From forgetfulness to poor decision-making and a lack of concentration, pregnant women have long complained of so-called ‘baby brain,’ which Scientists have now confirmed is a genuine condition (big cheer).  So can we just talk about the myth that this condition only affects pregnant women?!

Because I am still suffering from baby brain, almost two years after giving birth and it shows no sign of disappearing.

Granted I am currently in week 7 of lockdown, with a toddler and have completely lost all sense of reality. My sanity is on the verge of collapse but pre-lockdown, I would say that I still suffer from baby brain most days. I’ll find myself drifting off and I have to ask Nathan to repeat a question before answering.

Before Motherhood I would categorise myself as organised, efficient and borderline OCD. I like things done a certain way and everything in my house, car and classroom has a place ‘it lives.’ When things aren’t in their place, then I have to tidy up before, I can begin the task I originally set out on. As you can imagine, with a toddler it’s impossible to achieve a clean house until they go to sleep.  I’ve had to adapt and teach myself to prioritise, a daily battle but we persist, none the less.

Baby brain isn’t just baby brain, it’s toddler brain, teenager brain, Mother-in-law brain and when needed, Husband brain. Our brain just decides on our behalf to forget things or to have selective hearing, sometimes to totally go completely blank at really crucial times in our lives. But as of yet, there is no scientific proof. But I don’t need proof, I have Mothers intuition and I know that I am nowhere near as efficient or organised as I once was.

Toddler brain affects my decision-making, planning and memory, everyday!

A couple of months ago, Nathan was away on business so I was juggling work, day care and George for the week. Finally, I could watch my TV shows and movies of my choice and indulge in some of ‘those girly programmes’ that I no longer get to do. After a long day at work, I put George to bed, showered and sat down with my oven pizza in my new pajamas. But I couldn’t find my glasses. Anywhere.

I spent an hour looking and then cried. My pizza had gone cold and I had now missed my two hour window of completing a film before falling asleep on the couch. Turns out I left them in the car, along with my handbag – which I discovered in the morning when I trying to organize myself for work.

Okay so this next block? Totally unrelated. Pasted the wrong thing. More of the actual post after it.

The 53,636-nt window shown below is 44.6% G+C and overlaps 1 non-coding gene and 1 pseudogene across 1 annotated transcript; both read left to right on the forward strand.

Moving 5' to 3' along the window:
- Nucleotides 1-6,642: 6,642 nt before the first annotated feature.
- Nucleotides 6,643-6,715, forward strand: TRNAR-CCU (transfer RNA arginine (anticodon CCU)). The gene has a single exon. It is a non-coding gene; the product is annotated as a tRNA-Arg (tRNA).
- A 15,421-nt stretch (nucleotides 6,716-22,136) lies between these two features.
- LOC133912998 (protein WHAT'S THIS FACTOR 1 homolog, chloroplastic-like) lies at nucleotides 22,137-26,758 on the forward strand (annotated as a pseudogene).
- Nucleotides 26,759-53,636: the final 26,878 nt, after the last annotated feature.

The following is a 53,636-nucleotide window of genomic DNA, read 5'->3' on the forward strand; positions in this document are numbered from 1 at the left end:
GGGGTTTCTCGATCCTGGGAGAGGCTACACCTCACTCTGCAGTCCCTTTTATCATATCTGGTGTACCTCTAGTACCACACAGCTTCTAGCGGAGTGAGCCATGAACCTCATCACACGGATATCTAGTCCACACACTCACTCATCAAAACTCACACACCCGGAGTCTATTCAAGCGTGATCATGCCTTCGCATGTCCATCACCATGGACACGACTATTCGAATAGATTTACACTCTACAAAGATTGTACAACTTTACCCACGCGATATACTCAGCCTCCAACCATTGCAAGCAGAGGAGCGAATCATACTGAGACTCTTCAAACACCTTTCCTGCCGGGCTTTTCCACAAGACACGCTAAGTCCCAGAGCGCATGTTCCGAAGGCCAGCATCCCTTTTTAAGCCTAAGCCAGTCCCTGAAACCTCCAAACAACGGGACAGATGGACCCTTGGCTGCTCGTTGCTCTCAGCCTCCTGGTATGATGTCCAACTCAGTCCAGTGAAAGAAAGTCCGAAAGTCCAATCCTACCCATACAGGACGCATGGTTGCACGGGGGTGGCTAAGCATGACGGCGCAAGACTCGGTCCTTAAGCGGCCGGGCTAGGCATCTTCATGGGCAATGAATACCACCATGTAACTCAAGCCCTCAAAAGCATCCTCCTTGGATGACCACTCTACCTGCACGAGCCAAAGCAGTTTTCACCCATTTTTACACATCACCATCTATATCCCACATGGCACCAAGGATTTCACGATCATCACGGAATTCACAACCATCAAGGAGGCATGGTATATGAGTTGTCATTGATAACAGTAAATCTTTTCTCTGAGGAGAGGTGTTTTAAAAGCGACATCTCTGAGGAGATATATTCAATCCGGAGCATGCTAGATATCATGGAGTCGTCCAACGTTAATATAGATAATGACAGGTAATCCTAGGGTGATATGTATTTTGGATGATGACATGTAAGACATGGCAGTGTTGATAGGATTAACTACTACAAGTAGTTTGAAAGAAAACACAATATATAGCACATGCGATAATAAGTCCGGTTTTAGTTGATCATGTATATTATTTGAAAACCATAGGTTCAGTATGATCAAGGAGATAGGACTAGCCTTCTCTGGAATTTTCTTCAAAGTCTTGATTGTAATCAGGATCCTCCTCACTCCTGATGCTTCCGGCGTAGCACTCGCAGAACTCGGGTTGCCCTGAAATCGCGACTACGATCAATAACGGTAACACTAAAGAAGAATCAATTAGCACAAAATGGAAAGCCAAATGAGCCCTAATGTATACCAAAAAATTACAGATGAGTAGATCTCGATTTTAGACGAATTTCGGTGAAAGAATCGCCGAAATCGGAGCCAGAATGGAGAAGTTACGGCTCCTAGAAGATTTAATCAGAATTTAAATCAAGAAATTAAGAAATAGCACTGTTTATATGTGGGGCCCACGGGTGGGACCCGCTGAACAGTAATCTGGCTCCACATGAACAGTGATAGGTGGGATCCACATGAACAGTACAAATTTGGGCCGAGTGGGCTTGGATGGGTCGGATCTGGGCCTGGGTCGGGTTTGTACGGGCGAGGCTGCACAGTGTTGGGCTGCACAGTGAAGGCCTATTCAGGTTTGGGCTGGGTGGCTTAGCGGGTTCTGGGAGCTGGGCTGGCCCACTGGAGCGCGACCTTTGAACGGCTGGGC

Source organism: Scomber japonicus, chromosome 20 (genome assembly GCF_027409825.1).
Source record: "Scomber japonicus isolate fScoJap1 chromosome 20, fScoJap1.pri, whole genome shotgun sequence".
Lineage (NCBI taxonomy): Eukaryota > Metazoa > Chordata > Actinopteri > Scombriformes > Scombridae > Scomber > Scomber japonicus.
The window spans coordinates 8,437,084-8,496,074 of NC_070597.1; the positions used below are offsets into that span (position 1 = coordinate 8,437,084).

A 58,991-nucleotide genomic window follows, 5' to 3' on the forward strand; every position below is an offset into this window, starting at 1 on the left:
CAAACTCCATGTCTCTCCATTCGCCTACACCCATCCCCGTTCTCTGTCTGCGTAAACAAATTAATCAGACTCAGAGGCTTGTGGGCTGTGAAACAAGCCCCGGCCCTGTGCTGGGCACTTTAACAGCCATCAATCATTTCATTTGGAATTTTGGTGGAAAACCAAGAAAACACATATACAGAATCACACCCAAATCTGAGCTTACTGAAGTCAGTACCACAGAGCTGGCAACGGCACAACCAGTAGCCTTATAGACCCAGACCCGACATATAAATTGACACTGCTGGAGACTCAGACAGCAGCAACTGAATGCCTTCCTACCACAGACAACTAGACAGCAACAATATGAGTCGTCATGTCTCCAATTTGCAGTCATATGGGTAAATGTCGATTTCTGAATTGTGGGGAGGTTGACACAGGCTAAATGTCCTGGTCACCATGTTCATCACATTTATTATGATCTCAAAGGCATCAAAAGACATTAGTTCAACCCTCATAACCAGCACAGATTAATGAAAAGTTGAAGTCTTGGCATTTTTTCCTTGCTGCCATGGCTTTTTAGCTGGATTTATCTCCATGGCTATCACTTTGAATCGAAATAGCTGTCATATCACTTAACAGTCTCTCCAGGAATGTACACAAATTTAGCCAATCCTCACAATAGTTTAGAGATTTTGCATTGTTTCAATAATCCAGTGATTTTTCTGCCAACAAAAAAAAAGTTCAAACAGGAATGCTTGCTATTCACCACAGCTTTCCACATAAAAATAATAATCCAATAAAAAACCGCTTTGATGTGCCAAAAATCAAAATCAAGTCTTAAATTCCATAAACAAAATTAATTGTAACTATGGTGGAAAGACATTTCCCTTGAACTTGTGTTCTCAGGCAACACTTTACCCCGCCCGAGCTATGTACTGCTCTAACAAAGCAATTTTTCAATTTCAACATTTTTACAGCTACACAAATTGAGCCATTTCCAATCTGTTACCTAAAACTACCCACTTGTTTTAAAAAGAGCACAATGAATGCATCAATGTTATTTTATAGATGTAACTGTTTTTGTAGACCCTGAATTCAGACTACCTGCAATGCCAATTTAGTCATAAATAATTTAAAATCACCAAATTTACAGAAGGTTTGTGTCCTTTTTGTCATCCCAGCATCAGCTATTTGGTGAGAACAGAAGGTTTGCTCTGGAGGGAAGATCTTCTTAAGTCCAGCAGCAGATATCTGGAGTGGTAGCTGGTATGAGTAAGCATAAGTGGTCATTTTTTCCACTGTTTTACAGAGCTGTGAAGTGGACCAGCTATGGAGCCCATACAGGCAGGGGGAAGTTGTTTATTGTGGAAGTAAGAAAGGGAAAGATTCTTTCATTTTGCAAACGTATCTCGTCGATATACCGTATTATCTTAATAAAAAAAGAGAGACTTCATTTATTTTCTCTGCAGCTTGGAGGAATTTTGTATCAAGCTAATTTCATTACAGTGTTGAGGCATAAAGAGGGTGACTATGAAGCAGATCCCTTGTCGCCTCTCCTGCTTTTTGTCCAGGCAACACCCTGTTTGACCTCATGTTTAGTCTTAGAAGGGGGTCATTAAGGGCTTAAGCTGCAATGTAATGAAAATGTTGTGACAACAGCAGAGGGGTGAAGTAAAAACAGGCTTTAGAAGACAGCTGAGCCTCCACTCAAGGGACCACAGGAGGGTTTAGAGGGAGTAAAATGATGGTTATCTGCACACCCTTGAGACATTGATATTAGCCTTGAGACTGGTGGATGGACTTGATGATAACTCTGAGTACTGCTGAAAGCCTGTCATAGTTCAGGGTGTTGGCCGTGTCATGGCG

It’s okay when you’re on maternity leave to suffer from baby brain, because you’re also suffering from exhaustion and sleep deprivation. In short, you’re that f****d that you probably didn’t even notice baby brain!

When you return to work and slowly submerge back into the adult world, you’ve changed. Not just because you’re a Mum now and you’re a nervous wreck because you’ve left your precious child in the hands of someone else. You’re different because your brain now prioritises all things baby related, anything or anyone else is secondary to that.

My first few weeks back at school were a whirlwind, it was just like that first month with a newborn. I was running around like a bunny in the headlights. People and students wanted things, I hadn’t done them. 

I was calling nursery on every break, I forgot password log-ins, the times of lessons, memorizing names of my pupils was a nightmare. It was bad and some pupils began referring to me as Miss Scatterbrain.

One day, I was reading a novel to my class when I saw a hand pop up from the corner of my eye. Normally I wouldn’t invite questions but I like the pupil in question so, I made eye contact and he said, “Miss, did you remember to send the email to unlock my homework account?”

My facial expression must have said it all. He just smiled then said, “You’re welcome” and returned his attention to the book in front of him. Or course we all burst out laughing! His timing was impeccable. And he was right, I hadn’t remembered. I forget a lot these days.

Men don’t seem to suffer from baby brain, selective hearing, but they appear immune to this condition. Along with worry, stress and the ability to multi-task. There are some advantages to baby brain, I no longer feel obliged to try to balance work, life and a toddler, all while looking slim and like I have my life together.

I write this blog because I think that we are really hard on ourselves as Mums and we should factor in baby brain. Accept that we can’t be superhuman, but we can and should aspire to be. And that it is perfectly normal to forget stuff and its okay if today is one of those days where you just have to survive until bedtime.

Baby brain is a thing and we gotta learn to live with it. Better still, use it to our advantage…like when you get to check out and you tell your other half you, “forgot your purse,” silver lining you know?!